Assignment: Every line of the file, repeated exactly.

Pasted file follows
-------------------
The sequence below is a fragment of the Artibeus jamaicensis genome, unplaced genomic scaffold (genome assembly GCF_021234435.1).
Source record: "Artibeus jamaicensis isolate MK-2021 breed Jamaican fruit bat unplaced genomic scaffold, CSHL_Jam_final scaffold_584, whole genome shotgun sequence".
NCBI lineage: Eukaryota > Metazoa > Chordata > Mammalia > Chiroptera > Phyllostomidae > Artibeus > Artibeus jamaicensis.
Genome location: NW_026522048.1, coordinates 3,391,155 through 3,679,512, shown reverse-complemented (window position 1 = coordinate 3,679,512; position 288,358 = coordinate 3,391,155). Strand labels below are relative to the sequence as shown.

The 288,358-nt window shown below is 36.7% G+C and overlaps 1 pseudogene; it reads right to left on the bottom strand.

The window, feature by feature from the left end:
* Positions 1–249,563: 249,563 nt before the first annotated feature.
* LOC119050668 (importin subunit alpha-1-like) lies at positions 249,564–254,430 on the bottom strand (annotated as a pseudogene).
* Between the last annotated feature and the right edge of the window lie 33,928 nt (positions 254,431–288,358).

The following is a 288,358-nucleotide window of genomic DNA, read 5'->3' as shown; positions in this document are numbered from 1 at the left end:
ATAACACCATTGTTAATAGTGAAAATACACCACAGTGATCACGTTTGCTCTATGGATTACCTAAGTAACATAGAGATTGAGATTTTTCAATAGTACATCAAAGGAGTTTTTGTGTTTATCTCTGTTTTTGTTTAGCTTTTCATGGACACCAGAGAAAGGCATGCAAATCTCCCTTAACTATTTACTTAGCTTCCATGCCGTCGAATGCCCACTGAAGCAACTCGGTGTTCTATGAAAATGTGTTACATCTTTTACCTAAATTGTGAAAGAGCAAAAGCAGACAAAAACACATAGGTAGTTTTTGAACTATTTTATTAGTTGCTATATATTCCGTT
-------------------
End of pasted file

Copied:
The sequence below is a fragment of the Artibeus jamaicensis genome, unplaced genomic scaffold (genome assembly GCF_021234435.1).
Source record: "Artibeus jamaicensis isolate MK-2021 breed Jamaican fruit bat unplaced genomic scaffold, CSHL_Jam_final scaffold_584, whole genome shotgun sequence".
NCBI lineage: Eukaryota > Metazoa > Chordata > Mammalia > Chiroptera > Phyllostomidae > Artibeus > Artibeus jamaicensis.
Genome location: NW_026522048.1, coordinates 3,391,155 through 3,679,512, shown reverse-complemented (window position 1 = coordinate 3,679,512; position 288,358 = coordinate 3,391,155). Strand labels below are relative to the sequence as shown.

The 288,358-nt window shown below is 36.7% G+C and overlaps 1 pseudogene; it reads right to left on the bottom strand.

The window, feature by feature from the left end:
* Positions 1–249,563: 249,563 nt before the first annotated feature.
* LOC119050668 (importin subunit alpha-1-like) lies at positions 249,564–254,430 on the bottom strand (annotated as a pseudogene).
* Between the last annotated feature and the right edge of the window lie 33,928 nt (positions 254,431–288,358).

The following is a 288,358-nucleotide window of genomic DNA, read 5'->3' as shown; positions in this document are numbered from 1 at the left end:
ATAACACCATTGTTAATAGTGAAAATACACCACAGTGATCACGTTTGCTCTATGGATTACCTAAGTAACATAGAGATTGAGATTTTTCAATAGTACATCAAAGGAGTTTTTGTGTTTATCTCTGTTTTTGTTTAGCTTTTCATGGACACCAGAGAAAGGCATGCAAATCTCCCTTAACTATTTACTTAGCTTCCATGCCGTCGAATGCCCACTGAAGCAACTCGGTGTTCTATGAAAATGTGTTACATCTTTTACCTAAATTGTGAAAGAGCAAAAGCAGACAAAAACACATAGGTAGTTTTTGAACTATTTTATTAGTTGCTATATATTCCGTT